A city that tells you not to blink

Discovering (and stumbling in) Paris

[L-R: Alice Donovan from Unsplash, author’s personal photo]

These are the rules of the game. All you have to do is follow the ball. He’ll keep reminding you, “follow the ball, follow the ball, where is the ball?”

Where is the ball?

You just lost 300 euros. Your friend is panicking. You weren’t able to follow the ball. Thrice. It’s weird because some people you watched while playing this street game were able to double their money, if not triple it. And your guesses were, on average, accurate.

But perhaps you just weren’t fast enough to follow which cup he was putting the ball under… Either that, or you forgot to remember when the brochures told you to avoid being swindled in Paris.

Montmartre is one of the known streets in the capital of France. This is because it’s where the Sacré-Cœur Basilica is located. Not to mention, it is also the highest point in the city.

It’s your third day in Paris, your second to the last before you board a plane back to cold and freezing Sweden. It has been raining for the past few days (even the Weather Channel warned you about the following week), so the warmth and sunshine that greeted you when you got off at the Beauvais airport was greatly unexpected. Finally, you can wear a dress or a skirt without having to wear uncomfortable tights.

You have gone to Le Tour Eiffel (twice, at night and in the morning), the royal gardens of Chateau de Versailles, and Notre Dame – almost one-third of the tourist traps. And you have just started the latter half of your stay in the City of Love by walking to see the sights overlooking the metropolis.

It’s breathtaking. The city looks so small from the view up there. You can see the rows of townhouses that all look the same. You can easily select a color palette for Paris that will capture its aesthetic. The moment is complemented with a guy playing the keyboard in front of the steps of the basilica. Lots of people are sharing this moment with you – whether they’re tourists taking photos, or sitting down the stairs, or locals who just finished attending mass. You wonder how it has been possible that everywhere you look in France is so cinematic.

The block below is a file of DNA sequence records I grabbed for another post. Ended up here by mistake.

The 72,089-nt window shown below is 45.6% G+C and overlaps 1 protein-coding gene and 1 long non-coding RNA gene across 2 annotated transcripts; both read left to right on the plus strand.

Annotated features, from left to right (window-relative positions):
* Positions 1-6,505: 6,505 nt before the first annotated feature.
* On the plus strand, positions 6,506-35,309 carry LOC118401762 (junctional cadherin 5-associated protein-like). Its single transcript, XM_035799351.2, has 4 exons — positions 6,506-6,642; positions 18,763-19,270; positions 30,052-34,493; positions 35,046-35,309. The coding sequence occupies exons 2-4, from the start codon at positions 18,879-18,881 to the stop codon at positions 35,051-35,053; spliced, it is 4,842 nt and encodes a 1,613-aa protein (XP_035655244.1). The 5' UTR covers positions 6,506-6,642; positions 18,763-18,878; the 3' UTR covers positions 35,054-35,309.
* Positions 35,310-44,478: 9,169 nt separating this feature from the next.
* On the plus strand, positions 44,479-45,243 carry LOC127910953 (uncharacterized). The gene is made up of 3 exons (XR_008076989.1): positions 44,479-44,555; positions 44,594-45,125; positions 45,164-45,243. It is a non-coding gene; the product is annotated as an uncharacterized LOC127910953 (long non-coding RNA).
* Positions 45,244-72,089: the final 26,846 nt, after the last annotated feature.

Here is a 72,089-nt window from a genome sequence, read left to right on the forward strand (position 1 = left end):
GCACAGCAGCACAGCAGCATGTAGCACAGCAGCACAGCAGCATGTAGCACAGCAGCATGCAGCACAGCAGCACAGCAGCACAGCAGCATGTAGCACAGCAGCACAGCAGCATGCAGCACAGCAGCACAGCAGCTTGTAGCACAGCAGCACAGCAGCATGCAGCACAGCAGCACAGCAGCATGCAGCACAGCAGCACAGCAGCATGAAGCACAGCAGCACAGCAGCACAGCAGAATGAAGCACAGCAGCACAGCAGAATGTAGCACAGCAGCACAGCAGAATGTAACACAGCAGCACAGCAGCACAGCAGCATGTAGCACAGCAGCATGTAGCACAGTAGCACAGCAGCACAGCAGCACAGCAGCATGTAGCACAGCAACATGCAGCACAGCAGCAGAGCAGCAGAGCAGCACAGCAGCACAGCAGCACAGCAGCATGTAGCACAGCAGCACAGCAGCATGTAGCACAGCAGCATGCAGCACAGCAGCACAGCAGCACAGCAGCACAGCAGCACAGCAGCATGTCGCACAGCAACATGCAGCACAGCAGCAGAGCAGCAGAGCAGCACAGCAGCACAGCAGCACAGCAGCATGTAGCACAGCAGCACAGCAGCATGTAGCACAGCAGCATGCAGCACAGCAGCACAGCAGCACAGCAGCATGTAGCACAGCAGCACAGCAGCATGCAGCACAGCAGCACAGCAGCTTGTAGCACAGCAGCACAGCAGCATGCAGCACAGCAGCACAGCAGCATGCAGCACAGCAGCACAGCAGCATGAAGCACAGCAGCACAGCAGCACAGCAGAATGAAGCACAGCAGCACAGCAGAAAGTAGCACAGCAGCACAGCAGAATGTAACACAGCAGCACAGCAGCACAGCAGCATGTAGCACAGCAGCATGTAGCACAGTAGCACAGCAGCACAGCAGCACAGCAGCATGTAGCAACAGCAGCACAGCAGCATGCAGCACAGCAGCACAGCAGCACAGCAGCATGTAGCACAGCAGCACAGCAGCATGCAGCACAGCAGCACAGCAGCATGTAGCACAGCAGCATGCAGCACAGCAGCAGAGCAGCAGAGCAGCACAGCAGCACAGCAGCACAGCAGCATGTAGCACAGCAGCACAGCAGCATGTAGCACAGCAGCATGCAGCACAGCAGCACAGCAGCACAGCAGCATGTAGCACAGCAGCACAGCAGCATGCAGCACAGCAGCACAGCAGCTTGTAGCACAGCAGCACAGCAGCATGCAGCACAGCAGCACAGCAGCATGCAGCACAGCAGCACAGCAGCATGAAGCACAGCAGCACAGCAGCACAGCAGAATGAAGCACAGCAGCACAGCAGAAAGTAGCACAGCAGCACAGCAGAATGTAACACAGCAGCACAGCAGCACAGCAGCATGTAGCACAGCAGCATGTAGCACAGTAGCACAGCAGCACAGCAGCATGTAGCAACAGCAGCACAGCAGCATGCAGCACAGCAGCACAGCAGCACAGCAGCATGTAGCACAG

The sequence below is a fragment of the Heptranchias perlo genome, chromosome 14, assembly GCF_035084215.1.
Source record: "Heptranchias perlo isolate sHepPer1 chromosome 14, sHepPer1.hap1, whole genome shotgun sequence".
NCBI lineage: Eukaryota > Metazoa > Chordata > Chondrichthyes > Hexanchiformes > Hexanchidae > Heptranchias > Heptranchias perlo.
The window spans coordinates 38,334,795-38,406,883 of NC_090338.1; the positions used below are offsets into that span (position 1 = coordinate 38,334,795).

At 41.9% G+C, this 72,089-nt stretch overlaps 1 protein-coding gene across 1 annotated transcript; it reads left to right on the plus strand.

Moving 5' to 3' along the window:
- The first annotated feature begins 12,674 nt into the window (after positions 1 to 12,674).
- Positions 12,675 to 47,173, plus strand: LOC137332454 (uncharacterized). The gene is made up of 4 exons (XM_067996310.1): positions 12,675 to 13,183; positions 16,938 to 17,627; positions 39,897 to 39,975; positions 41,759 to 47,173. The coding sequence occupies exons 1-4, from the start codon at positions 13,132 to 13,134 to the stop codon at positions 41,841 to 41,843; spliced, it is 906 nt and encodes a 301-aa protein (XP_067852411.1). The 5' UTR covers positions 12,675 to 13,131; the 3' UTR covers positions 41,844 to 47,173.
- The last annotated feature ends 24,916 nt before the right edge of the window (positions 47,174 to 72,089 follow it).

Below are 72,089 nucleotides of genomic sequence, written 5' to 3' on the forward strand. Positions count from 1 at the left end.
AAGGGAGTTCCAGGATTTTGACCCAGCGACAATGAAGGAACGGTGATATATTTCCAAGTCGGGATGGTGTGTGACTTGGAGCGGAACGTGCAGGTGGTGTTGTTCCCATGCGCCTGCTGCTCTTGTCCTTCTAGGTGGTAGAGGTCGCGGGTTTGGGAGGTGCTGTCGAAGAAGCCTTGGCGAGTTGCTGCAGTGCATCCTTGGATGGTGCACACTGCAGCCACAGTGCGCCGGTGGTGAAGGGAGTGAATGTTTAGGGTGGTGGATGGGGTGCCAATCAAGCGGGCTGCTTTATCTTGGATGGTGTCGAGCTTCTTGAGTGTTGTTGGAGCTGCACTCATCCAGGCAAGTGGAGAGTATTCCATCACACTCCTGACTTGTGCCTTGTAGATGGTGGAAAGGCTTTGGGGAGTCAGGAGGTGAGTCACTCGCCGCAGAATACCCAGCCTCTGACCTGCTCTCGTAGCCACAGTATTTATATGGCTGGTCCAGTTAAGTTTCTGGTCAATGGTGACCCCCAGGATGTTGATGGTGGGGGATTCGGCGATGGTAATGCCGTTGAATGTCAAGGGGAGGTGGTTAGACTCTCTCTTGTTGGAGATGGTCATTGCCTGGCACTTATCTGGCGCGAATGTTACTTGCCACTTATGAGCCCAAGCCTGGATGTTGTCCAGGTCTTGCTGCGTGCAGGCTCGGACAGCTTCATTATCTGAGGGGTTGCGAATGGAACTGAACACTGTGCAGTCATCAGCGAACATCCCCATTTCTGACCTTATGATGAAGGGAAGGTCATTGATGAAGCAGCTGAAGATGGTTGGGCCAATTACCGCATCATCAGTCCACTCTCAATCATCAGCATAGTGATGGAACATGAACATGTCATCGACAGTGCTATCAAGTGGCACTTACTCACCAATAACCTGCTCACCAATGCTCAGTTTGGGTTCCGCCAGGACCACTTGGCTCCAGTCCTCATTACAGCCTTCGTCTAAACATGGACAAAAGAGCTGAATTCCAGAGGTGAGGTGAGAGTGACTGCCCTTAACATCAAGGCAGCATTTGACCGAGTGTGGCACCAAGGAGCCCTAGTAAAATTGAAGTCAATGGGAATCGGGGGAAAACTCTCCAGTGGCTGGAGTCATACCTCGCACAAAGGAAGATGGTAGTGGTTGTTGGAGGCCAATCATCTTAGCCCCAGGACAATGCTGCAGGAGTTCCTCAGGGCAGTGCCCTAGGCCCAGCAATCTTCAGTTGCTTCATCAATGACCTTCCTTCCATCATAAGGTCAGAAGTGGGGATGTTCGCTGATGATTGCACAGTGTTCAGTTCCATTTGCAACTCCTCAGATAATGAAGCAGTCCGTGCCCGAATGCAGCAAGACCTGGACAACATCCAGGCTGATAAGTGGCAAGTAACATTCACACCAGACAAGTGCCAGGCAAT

As you and your friend are going down Montmartre to board the subway again, on the way to finally see the Arc de Triomphe, your feet suddenly hurt. Why did you wear heeled boots again?

You feel thankful that the street is surrounded by quaint shops of all types of souvenirs. Just right around the corner, you find one that sells shoes. Perfect. There are so many designs that it takes you almost 10 minutes to choose a pair that fits you. The one that you choose is quite unique and classy – it’s half leather, and half velvet. It’s black with an accent of gold lines on its edges. They’re a good buy for 20 euros.

You go back to the busy streets and that’s when the street game conductor captures your attention as well as your friend’s. He is playing with two people – one old man and a lady. The scene enthralls you both and agree to try it out. That’s when you lose track of all of your parents’ and hotel guide’s sermons – be careful, do not be easily fooled.

But, what’s done is done. You and your friend agree to just think as if you were pickpocketed to make yourselves feel better.

You then move on to Charles de Gaulle, where you are met with street dancers after getting off the train. They are surrounded by a crowd and the loud, lively music makes everyone want to watch. You peek for a few minutes and then move on to take photos with the Arc de Triomphe. It’s a bit hard because there are several cars passing by. You have to wait until the stoplight signals them red so you can take a nice shot. Another challenge would be to not include other tourists in your photo.

Going to two of these landmarks takes almost the entire day. Before going back to your hostel in Colonel Fabien, you decide to grab a crepe near the Eiffel Tower. The subway is convenient and routes are easy to understand. You have actually memorized how its PA system announces each of the station. You then decide that the French have the sexiest accent ever. Swedes sound like they’re just gargling.

Finally, you go down at Champ De Mars and the crepe stand is situated right around the corner of the metro’s exit gates. You order the ever-reliant banana and chocolate flavor, while your friend gets a plain chocolate crepe. The both of you eat these while overlooking River Seine. You reflect back on your day and realize how stupid you have been to get fooled by a street game conductor.

You can blame it on the enchanting beauty of Sacré-Cœur and how it made you feel as if you can trust anyone. You can blame it on the confidence that you have gained after roaming around France without a tour guide – just your friend, your maps, your camera, and your 48-hour metro pass.

Or, and this is the best option, you can just suck it up and be thankful for the moment that you are having. Not a lot of people get to travel all on their own, let alone in Europe. So if karma says that what goes around comes around, then just hope that your 300 euros came back to you in the form of exposure to other cultures and lessons that you have learned.

After all, those are the rules of Life’s game.

Published by Margareth Leanne

Leanne has a soft spot for all things romantic, heartbreaking, and beautiful. She is inspired by passionate people who are in love with the work that they do. Leanne enjoys reading and thinks that Paulo Coelho speaks to her directly through his books. She often constructs run-on sentences and is an advocate of the usage of the oxford comma.

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